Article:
Although deficient in the kid department, my inner nine-year-old recently enjoyed visiting Parksville on Vancouver Island – especially for the mini-golf, fish and chips and the chance to stick-poke a giant dead jellyfish on the beach.
But there’s much more for travelling families in Canada, according to this week’s experts. Each with their own children, together they have more suggestions than a five-year-old on a sugar high in the back seat.
Family Fun Canada’s Melissa Vroon (familyfuncanada.com) says it’s important to remember that, for kids, the vacation starts as soon as they leave the house. “If you’re driving, set aside the idea of making good time and instead plan fun stops for playgrounds or picnics. It’ll make the experience more enjoyable for everyone – instead of a necessary evil you just need to get through.”
She begins with a few ideas out West. “B.C.’s giant outdoor playground is perfect for boating, fishing, swimming, surfing and scuba diving. But there are also amusements parks like Playland in Vancouver and the Enchanted Forest near Revelstoke,” Vroon says.
Montreal’s museums, summer fireworks and grab bag of freebie festivals also brings la belle province into the mix. And while Old Quebec’s fairy tale historic streets might appeal to little princesses, the Gaspé Peninsula’s small-city Percé is also recommended – especially for its shipwreck-themed playground.
“Calgary’s Heritage Park Historical Village or the West Coast Railway Heritage Park in Squamish [B.C.] makes history fun – and Quebec’s Exporail is also a must for junior train obsessives,” she says, adding the Royal Tyrrell Museum in Drumheller, Alta., for dino-lovers, plus the Children’s Museum at the Canadian Museum of History in Gatineau, Que.
A challenge for many parents, of course, is budgeting: Family travel can heat your credit card faster than a giddy toddler chasing a careening puppy. Vroon highlights camping and cabin rentals as accommodation cost-savers, but Toronto-based Cheryl Leung (kidsonaplane.com) takes things one step further.
Keen on family-friendly destinations such as Vancouver, Old Montreal and Ontario’s Muskoka cottage country – and agreeing with Vroon that geocaching is ideal for kids who love exploring – Leung also advocates staycationing.
“Prepare like you would for a vacation away from home,” she says. “Set out-of-office e-mail alerts and forget housework and regular routines. Then, order in every night or prepare a week’s worth of stress-free freezer meals.”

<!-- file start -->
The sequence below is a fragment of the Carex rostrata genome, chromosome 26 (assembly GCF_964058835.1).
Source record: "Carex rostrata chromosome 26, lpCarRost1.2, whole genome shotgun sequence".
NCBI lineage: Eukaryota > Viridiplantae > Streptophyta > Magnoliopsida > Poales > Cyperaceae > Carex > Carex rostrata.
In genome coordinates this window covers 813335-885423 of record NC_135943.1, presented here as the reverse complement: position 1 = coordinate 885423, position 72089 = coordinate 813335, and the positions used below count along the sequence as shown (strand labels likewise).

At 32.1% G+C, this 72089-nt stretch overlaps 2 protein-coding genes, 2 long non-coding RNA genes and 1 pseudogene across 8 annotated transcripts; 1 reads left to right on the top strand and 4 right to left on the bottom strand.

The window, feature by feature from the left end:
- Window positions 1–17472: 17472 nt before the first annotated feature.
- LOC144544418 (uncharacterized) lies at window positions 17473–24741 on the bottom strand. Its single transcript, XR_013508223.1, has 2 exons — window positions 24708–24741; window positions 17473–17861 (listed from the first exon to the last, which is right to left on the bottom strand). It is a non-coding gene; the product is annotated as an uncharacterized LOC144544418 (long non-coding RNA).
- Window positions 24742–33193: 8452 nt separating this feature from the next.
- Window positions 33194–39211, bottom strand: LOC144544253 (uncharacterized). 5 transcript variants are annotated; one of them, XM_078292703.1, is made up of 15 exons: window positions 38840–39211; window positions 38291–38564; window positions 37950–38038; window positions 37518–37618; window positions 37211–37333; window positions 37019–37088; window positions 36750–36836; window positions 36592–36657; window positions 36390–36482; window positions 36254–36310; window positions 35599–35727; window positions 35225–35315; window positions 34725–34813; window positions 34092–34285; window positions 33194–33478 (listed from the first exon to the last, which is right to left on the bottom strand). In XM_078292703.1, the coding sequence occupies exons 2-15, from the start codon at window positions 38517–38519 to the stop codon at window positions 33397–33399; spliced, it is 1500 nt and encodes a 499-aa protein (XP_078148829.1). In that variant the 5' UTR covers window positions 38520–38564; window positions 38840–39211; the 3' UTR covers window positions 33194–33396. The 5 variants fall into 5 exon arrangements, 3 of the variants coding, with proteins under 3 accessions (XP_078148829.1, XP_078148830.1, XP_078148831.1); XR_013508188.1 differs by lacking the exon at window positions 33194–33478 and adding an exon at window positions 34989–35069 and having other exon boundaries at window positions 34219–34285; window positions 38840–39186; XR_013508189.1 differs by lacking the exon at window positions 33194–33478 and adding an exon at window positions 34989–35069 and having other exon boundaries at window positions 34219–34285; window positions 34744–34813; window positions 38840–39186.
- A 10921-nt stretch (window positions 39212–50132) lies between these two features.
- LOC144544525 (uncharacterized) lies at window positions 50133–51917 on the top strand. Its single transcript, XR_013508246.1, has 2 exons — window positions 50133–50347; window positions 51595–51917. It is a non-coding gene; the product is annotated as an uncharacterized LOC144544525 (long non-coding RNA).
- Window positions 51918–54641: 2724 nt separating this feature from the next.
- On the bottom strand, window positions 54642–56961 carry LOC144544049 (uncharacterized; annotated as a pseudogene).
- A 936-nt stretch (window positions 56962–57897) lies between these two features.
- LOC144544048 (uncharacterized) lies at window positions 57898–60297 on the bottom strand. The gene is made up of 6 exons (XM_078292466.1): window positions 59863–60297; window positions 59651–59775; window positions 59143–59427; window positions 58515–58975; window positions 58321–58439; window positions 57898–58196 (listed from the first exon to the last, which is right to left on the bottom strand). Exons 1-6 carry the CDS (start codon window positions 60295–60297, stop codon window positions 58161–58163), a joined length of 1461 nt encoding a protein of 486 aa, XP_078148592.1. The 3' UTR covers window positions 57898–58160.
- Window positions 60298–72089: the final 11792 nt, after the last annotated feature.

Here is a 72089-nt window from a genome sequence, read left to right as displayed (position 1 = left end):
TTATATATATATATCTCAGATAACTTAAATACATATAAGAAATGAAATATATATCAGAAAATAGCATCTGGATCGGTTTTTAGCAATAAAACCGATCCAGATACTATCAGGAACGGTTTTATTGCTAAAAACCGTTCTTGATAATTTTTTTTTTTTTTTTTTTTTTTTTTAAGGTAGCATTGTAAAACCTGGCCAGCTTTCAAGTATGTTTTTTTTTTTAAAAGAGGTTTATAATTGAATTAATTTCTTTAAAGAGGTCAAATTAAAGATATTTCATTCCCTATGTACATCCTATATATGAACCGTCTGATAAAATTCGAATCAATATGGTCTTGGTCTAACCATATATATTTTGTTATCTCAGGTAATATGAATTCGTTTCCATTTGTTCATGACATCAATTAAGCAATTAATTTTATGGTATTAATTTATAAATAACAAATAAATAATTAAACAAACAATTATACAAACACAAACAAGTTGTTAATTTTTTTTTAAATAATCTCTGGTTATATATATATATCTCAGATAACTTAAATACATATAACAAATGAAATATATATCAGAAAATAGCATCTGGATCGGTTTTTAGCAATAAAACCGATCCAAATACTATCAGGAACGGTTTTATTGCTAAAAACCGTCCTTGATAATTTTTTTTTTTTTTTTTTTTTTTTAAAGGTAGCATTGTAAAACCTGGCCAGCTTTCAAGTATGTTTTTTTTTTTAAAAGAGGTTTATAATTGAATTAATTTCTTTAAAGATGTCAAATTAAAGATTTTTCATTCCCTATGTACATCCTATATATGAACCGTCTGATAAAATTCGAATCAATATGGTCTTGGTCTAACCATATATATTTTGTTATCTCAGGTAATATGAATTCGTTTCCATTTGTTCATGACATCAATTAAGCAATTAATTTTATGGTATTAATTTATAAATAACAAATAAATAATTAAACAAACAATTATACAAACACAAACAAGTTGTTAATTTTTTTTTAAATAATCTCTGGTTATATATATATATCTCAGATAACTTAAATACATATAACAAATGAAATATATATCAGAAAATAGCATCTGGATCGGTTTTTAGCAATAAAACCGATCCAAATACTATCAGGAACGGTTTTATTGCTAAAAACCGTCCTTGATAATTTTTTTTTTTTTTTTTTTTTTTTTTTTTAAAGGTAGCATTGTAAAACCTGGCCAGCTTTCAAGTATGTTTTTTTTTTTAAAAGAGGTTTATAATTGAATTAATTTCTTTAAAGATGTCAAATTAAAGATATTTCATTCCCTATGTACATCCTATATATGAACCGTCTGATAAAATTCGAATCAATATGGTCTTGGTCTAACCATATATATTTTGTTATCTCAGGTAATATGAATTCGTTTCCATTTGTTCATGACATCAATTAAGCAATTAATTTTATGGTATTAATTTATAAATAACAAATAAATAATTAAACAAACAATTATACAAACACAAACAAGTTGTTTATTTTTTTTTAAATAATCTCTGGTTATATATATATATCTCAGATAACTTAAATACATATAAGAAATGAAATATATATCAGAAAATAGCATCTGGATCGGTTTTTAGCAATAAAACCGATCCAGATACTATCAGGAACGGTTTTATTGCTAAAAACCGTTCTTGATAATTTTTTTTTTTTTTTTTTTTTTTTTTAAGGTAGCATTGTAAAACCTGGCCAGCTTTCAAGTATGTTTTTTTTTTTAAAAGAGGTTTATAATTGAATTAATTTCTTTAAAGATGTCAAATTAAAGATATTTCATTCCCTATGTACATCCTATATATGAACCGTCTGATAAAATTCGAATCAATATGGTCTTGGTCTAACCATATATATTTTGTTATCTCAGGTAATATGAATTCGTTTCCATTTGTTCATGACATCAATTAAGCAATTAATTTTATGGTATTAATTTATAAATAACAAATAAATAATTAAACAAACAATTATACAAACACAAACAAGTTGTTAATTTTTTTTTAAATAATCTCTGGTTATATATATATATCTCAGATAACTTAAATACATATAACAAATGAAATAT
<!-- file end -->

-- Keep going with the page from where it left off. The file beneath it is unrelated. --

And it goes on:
Once you’re organized, the fun begins. “Visit a national park, plan outings to popular attractions, try new restaurants and explore neighbourhoods you’ve never been to before to learn about different food and cultures.” If it’s in the budget, consider a local hotel stay while checking coupon sites for deals.
Intent on leaving town? Leung’s good-value suggestions start with the capital. “Ottawa has a multitude of family-friendly activities, free events and summer festivals – Canada Day is a fun time to visit. And with everything from zip-lining to white-water rafting – plus hotel rates lower than in winter – Whistler can be affordable for adventure-loving families.”
Also charting the country’s popular family destinations, U.K.-based tour operator Jessica Boston of Triptoes Canada has more suggestions.
Her hotlist includes Ontario cottage renting in the Kawarthas, where kids can roam the woods and cannonball into one of the regions many lakes; kayaking, wildlife-watching and First Nations cultural experiences in Telegraph Cove, Vancouver Island; and exploring the coast of Newfoundland’s Avalon Peninsula for history, pretty fishing villages and eye-popping whale and iceberg-spotting.
“Get the whole family involved in planning the trip,” she advises. “Pour over maps, read travel guides and encourage each family member to Google where you’re going.” And once you’re on the road? “Encourage kids to write a travel journal or start a blog – younger children can make scrap books.”
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